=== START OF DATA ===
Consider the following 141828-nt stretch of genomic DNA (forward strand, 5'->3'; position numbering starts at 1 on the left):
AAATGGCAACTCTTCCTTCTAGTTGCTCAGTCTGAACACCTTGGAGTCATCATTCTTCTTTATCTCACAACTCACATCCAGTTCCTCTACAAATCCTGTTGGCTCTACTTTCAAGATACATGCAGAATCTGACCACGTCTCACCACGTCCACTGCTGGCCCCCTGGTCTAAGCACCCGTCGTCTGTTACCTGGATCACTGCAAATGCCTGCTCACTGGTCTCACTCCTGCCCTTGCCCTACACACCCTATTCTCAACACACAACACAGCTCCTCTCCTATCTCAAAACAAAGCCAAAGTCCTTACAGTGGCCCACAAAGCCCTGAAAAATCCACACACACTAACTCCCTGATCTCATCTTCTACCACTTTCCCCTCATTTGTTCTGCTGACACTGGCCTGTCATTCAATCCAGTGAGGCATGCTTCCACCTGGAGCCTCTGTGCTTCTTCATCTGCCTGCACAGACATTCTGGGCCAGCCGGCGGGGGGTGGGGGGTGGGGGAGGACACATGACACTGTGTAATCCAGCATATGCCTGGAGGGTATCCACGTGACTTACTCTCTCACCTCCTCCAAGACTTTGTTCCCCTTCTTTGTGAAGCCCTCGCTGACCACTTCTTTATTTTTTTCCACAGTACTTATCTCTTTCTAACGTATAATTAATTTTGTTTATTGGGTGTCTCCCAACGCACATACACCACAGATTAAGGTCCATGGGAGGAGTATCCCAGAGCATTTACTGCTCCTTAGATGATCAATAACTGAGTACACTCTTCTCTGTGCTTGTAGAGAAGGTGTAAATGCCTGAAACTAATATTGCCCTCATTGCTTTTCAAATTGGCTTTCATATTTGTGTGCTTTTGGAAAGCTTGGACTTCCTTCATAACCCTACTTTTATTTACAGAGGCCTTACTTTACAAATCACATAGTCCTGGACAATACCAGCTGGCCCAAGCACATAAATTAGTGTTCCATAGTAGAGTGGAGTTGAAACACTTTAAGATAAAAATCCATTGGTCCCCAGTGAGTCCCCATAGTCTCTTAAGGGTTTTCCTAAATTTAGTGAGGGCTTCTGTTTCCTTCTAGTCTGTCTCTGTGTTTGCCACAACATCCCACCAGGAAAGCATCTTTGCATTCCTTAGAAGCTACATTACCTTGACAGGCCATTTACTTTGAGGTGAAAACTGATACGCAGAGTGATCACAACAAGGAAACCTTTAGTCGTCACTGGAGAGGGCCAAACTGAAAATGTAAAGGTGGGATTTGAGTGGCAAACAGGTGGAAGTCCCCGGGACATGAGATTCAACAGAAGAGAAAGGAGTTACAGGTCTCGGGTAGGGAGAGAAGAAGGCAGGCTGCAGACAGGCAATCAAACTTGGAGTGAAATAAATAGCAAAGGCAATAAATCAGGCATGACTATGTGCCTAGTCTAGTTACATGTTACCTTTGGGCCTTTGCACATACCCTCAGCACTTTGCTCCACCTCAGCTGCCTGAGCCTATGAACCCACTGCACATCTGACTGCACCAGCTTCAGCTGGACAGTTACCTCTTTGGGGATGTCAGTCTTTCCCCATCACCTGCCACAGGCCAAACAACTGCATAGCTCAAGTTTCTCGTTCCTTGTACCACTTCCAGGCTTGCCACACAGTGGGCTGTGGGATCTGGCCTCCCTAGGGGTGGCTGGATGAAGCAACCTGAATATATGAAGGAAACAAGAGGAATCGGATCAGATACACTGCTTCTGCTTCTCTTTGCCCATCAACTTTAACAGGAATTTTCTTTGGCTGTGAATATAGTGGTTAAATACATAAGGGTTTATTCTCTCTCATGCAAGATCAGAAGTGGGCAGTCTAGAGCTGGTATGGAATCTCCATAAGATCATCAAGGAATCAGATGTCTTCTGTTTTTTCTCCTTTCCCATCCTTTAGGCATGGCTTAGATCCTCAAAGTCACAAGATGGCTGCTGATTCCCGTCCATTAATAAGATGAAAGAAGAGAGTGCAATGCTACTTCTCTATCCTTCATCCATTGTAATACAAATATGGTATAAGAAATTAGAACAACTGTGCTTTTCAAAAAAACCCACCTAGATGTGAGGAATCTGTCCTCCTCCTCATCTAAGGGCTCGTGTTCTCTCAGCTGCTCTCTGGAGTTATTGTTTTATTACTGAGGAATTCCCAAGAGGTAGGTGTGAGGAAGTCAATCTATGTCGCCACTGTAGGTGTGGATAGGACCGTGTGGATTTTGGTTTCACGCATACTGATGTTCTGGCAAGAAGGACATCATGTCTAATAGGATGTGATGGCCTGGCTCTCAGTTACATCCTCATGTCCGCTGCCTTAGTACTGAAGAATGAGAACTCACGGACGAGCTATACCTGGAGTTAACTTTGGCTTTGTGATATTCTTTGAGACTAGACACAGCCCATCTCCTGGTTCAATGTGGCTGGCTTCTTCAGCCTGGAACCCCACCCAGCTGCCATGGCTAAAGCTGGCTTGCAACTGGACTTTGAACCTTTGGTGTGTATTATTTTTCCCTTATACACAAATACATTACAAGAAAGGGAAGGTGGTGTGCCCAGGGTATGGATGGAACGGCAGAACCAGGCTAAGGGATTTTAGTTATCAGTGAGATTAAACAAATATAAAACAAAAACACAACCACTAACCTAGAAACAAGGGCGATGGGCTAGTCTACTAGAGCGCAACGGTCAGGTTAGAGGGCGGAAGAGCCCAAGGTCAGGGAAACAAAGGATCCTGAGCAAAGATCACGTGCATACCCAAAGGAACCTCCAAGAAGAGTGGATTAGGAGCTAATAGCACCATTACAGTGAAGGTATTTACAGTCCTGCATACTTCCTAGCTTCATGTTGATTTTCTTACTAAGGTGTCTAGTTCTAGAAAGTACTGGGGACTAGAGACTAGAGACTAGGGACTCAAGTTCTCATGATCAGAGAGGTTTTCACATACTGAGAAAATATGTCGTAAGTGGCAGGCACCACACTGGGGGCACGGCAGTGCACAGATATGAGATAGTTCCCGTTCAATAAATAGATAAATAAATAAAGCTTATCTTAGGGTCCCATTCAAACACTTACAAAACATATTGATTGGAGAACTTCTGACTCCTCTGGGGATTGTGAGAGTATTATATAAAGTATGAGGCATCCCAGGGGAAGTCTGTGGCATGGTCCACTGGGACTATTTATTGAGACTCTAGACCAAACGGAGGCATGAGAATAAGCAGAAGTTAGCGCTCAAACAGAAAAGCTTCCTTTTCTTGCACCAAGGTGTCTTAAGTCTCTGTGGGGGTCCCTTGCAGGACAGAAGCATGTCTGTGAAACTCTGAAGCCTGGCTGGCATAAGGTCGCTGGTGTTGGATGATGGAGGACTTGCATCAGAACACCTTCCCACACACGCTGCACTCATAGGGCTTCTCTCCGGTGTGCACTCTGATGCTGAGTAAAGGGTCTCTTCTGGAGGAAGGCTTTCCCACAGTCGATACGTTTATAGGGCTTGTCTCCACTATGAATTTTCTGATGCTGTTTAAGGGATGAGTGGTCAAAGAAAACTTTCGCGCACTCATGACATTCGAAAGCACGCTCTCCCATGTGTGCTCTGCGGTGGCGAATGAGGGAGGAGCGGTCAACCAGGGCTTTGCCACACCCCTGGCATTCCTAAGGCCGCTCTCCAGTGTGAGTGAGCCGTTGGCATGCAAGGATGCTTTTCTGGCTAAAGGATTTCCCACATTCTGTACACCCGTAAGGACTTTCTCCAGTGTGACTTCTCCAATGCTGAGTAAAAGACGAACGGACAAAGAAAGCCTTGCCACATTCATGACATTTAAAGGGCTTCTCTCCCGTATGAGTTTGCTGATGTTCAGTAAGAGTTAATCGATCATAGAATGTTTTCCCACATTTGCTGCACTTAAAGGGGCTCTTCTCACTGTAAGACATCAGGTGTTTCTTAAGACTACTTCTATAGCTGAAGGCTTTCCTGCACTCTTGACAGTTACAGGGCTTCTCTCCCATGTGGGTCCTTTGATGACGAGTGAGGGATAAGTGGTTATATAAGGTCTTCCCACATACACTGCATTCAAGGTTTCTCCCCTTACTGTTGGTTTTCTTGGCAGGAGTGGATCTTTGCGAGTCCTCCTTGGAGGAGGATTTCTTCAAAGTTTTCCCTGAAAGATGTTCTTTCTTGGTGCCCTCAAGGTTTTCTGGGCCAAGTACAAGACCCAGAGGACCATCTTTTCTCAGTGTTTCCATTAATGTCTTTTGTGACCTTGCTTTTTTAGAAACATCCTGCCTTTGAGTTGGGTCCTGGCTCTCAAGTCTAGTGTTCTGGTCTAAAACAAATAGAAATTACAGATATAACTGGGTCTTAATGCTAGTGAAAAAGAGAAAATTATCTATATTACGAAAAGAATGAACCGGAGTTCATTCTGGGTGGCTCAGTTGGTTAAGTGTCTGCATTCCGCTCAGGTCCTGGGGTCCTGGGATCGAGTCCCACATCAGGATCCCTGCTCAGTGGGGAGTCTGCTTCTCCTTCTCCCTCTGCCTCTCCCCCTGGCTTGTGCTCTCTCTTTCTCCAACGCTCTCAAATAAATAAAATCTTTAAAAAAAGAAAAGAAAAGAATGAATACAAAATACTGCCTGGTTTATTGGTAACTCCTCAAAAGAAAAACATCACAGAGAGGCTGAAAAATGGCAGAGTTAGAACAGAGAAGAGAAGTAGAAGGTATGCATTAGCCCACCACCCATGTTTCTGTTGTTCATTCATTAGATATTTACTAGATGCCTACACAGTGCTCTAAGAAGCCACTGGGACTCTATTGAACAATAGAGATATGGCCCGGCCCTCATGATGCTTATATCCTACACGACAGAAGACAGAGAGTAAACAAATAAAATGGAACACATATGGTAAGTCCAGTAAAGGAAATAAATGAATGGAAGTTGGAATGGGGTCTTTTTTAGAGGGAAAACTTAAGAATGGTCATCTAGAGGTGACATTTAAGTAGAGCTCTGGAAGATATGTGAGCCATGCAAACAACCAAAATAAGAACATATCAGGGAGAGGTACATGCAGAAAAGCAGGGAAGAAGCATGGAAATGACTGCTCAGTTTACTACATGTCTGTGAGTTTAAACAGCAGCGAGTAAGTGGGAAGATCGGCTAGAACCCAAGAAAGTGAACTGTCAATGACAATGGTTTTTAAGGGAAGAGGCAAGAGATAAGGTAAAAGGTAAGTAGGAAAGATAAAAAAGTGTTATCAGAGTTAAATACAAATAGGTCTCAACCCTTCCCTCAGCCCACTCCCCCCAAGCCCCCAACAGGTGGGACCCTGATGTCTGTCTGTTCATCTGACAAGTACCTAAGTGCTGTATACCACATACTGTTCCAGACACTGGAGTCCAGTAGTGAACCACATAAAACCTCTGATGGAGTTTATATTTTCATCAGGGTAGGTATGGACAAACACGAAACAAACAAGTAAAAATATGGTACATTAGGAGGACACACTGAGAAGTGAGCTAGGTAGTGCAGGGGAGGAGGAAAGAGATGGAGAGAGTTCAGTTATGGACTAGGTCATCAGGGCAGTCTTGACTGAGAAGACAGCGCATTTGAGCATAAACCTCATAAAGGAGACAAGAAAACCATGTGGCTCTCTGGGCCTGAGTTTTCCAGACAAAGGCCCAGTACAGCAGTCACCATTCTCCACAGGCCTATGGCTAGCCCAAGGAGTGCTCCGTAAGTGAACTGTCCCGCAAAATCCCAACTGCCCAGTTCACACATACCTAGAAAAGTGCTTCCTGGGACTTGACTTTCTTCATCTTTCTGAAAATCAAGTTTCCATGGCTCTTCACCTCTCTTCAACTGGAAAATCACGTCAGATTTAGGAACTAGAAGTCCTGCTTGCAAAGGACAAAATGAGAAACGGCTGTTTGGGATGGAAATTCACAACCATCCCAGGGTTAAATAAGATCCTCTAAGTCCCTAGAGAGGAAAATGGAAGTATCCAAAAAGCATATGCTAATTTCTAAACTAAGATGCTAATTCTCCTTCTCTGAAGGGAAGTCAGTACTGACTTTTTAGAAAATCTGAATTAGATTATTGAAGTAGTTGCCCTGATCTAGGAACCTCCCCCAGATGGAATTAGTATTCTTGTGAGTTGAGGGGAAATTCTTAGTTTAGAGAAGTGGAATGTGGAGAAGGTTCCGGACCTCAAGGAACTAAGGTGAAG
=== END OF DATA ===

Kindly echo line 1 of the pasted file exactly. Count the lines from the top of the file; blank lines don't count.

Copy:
Consider the following 141828-nt stretch of genomic DNA (forward strand, 5'->3'; position numbering starts at 1 on the left):